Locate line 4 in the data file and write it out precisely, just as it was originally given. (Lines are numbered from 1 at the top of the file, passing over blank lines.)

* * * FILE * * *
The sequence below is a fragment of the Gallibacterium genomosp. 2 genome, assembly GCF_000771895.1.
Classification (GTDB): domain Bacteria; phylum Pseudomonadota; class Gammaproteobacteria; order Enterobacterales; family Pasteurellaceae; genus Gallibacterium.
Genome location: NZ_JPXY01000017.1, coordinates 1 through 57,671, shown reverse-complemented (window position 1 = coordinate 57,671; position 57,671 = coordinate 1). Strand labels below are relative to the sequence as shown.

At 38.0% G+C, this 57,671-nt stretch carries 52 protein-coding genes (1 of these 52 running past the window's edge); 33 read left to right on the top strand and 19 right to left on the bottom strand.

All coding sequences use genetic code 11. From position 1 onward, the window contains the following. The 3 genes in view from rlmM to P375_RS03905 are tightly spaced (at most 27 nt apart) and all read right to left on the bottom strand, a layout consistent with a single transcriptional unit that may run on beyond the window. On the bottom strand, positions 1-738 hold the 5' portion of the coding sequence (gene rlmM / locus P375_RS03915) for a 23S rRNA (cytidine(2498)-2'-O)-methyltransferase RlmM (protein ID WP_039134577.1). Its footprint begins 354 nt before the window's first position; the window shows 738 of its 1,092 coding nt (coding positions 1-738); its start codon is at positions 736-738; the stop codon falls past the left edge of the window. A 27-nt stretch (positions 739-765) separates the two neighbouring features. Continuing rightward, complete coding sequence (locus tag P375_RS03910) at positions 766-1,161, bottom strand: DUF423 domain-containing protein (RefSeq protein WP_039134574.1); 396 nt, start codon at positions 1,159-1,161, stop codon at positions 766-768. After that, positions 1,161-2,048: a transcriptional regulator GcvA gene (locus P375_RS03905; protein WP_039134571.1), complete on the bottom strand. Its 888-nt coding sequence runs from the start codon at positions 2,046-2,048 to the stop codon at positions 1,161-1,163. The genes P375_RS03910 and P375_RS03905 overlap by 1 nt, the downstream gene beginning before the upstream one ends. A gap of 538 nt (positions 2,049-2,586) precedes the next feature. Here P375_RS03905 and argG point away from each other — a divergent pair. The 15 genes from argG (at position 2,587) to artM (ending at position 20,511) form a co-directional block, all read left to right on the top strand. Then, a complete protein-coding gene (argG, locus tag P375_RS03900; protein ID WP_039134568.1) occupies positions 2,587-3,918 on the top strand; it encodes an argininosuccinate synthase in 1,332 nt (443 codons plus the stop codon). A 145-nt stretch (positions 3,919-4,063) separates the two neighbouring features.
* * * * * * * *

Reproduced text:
At 38.0% G+C, this 57,671-nt stretch carries 52 protein-coding genes (1 of these 52 running past the window's edge); 33 read left to right on the top strand and 19 right to left on the bottom strand.